Have you guys seen Shiki? It’s the kind of show that sticks with you. It gets under your skin and seeps into your brain. I’m not saying it’s perfect (it’s not) and it most certainly won’t be for everyone, but it’s definitely memorable. If you happen to be interested, I reviewed it last year. I was super impressed by the hairstyles. My priorities are.. creative.
It’s fair to say no one gets out unscathed from this story and in a way, those that take their ultimate exit early on are probably lucky in retrospect, considering the events of the show. So even though, I’ve broken with tradition and chosen to speak about a character that does not explicitly die during the course of the series, it may be a bit of a stretch to consider him really alive. At the very least, it’s fair to say that he wished he was dead.
Shiki is a very complex story seemingly made up mostly of moral dilemmas and ethical questions. Enervingly, the anime itself offers little in way of actual answers, leaving it entirely up to the audience to untangle the huge grey mess left behind and no one represents that moral ambivalence better than Yuuki.
As a person, he is not as developed as some other characters, having a relatively minor role to play but he is represented in a generally flattering light. And not just because he happens to be one of the most attractive designs in the show, although, considering design choices, it does come into play. Yuuki is a representation of a certain mentality, a specific ideology that gets violently challenged by the plot, (as does everything else). And in that respect, he’s absolutely fascinating and irreplaceable.
As is commonplace in modern horror, Shiki deals strongly in themes of isolation. It takes place in a cut off rural area, not that easily accessible from the more populous urban towns surrounding in. There aren’t too many people and pretty much no visitors. Technology is outdated. You don’t instantly have access to the entire world from the palm of your hand.
But beyond physical barriers, there’s a social, psychological isolation. Small town mentality reigns. Any new faces are instantly recognizable and met with suspicion. People aren’t interested in trying new things. The entire town is very set in their ways and protective of their prejudices. If you’ve ever lived in an isolated village, you know what I mean. There’s just something in the air. With the internet this is changing fast though…
Yuuki and his family are the big town counterpoint to that. With their big city background and sensibilities, they see the town as quaint, calm, a little small minded. What the locals hail as tradition and wisdom, they see as charmingly outdated. You can tell that Yuuki and his wife have a certain patronizing fondness for everything around them.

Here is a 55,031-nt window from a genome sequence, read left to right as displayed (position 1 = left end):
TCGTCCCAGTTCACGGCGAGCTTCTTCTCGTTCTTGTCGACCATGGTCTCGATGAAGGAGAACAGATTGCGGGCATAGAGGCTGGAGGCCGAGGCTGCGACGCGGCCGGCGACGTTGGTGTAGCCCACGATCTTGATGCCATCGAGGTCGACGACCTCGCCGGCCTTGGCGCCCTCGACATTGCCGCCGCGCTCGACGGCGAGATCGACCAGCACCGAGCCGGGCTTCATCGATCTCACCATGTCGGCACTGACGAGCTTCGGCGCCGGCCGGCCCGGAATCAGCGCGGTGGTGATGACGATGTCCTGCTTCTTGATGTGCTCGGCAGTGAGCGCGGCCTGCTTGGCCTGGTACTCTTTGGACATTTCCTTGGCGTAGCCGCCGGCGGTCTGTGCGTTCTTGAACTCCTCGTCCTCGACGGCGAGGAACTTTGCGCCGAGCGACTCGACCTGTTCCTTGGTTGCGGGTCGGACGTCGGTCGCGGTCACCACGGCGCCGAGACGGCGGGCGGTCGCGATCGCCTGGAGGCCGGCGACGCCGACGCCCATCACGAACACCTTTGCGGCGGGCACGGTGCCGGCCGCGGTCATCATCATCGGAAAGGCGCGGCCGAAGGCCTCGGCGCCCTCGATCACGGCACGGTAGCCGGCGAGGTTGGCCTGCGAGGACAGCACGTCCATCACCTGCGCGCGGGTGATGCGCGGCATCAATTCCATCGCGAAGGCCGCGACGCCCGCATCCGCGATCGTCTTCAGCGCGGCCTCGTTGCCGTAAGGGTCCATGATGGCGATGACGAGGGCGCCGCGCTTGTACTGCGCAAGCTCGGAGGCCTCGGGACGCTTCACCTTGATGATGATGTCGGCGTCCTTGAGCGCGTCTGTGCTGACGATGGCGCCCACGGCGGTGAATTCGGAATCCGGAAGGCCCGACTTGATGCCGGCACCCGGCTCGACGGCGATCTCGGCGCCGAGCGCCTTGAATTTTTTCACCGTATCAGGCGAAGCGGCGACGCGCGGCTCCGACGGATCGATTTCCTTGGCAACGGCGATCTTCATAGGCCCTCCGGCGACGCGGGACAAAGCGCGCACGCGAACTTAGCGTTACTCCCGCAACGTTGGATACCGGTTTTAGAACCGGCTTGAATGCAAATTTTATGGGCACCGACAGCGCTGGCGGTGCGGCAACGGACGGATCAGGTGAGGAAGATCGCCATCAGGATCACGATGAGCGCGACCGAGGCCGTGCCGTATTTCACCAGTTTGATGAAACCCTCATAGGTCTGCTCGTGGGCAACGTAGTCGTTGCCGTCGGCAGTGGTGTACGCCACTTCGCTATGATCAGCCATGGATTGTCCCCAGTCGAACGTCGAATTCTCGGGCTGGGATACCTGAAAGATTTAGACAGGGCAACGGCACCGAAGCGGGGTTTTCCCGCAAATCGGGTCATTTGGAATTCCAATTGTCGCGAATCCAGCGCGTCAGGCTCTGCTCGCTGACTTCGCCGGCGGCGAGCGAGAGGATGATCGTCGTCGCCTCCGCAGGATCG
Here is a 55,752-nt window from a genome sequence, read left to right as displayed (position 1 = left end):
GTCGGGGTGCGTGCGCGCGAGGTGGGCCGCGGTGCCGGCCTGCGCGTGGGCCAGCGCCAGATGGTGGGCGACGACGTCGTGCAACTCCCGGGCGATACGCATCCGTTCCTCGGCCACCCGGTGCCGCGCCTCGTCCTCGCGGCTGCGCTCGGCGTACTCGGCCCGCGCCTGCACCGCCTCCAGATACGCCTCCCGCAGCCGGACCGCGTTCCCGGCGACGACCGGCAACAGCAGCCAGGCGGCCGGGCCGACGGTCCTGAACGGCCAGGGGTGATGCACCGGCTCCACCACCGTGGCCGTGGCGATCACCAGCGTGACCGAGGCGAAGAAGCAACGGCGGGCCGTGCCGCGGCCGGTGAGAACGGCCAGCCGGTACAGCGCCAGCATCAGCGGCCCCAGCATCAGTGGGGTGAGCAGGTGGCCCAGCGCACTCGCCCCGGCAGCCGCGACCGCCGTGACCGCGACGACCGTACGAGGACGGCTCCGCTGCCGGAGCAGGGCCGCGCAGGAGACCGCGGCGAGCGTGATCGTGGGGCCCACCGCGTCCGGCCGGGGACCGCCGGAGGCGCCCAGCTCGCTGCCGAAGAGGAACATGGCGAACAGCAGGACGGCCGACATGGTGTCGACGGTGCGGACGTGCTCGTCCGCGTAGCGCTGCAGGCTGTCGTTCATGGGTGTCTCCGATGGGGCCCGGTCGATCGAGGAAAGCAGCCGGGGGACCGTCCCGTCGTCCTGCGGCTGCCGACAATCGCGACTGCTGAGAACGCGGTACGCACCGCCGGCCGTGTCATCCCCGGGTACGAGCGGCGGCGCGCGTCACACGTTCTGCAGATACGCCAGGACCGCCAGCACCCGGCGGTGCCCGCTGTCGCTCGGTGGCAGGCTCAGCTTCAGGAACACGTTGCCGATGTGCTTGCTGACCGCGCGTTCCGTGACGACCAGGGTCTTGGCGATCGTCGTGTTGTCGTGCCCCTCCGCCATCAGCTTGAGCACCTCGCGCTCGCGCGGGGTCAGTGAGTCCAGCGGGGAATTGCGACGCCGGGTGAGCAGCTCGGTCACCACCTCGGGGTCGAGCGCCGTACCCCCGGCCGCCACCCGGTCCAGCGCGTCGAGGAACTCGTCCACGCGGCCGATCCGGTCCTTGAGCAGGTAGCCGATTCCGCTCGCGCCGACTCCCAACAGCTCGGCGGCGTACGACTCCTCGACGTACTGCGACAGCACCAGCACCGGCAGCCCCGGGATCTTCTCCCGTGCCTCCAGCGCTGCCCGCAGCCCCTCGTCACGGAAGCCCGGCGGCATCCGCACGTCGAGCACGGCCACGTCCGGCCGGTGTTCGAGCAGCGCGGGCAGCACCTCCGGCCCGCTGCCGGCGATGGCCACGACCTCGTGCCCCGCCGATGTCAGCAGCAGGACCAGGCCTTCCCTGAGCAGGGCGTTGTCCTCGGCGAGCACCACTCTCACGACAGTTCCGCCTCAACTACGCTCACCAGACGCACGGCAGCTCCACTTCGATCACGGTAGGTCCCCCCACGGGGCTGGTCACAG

They are also pointedly depicted as free spirited intellectuals with artistic aspirations, a love for education and a detachment from organized religion and strict traditional social roles. Basically they’re hippies, and the story makes sure we know how pretty and cool they are. Mostly Yuuki as we hardly see his wife.
But for all his smartest most debonair guy in the room persona, Yuuki gets knocked down and broken at every turn.
It’s his high minded obstinate insistence on accepting the eccentricities of town folk that prevents him from noticing something’s off. In vehemently wanting to give the town a chance, he ends up putting himself and his loved ones in danger even though it would be comparatively much easier for him to relocate than the other villagers.
It’s also his education and broad perspective that prompts him to throw away any chance he had at protection, dismissing anything that sounds superstitious as old wives tales before even giving it a chance.
And yet, it’s not as if the man is pompous or close minded. His actions are perfectly rational. In fact, he is most likely to represent the audience’s actions in similar circumstances. A modern man with a good understanding of the world beyond his doorstep, who just wants what’s best for his family.
And this is why his bleak fate is so deliciously ironic. Yuuki directly challenges most of the viewers beliefs. His presence and how it contrasts with everyone else indirectly answers classic horror story riddles, such as why didn’t they just leave, why don’t they just not let the monsters in.
He looks and sounds like a hero yet he is utterly powerless to save himself or anyone he cares about. Losing his only child, abandoned by his wife, rapidly loosening his grip on reality, it’s difficult to tell whether there’s anything salvageable in the man. And the absolutely brilliant undercurrent winked at is that You, yes you, sitting in your living room staring at your laptop, YOU would have done just as badly, or even worse.
He had so many chances and squandered them all in such a reasonable way. More or less exactly as I would have.
You can almost see the malevolent grin of the narrative as it meticulously mistreats Yuuki. And it’s doubly chilling when you know it’s pointing straight at you.
In a bloodbath of a horror series, one of the very few survivors is the one best suited to represent the abject terror of the situation and he is left with absolutely nothing to show for it. I bet you didn’t even remember him. How scrumptiously grim!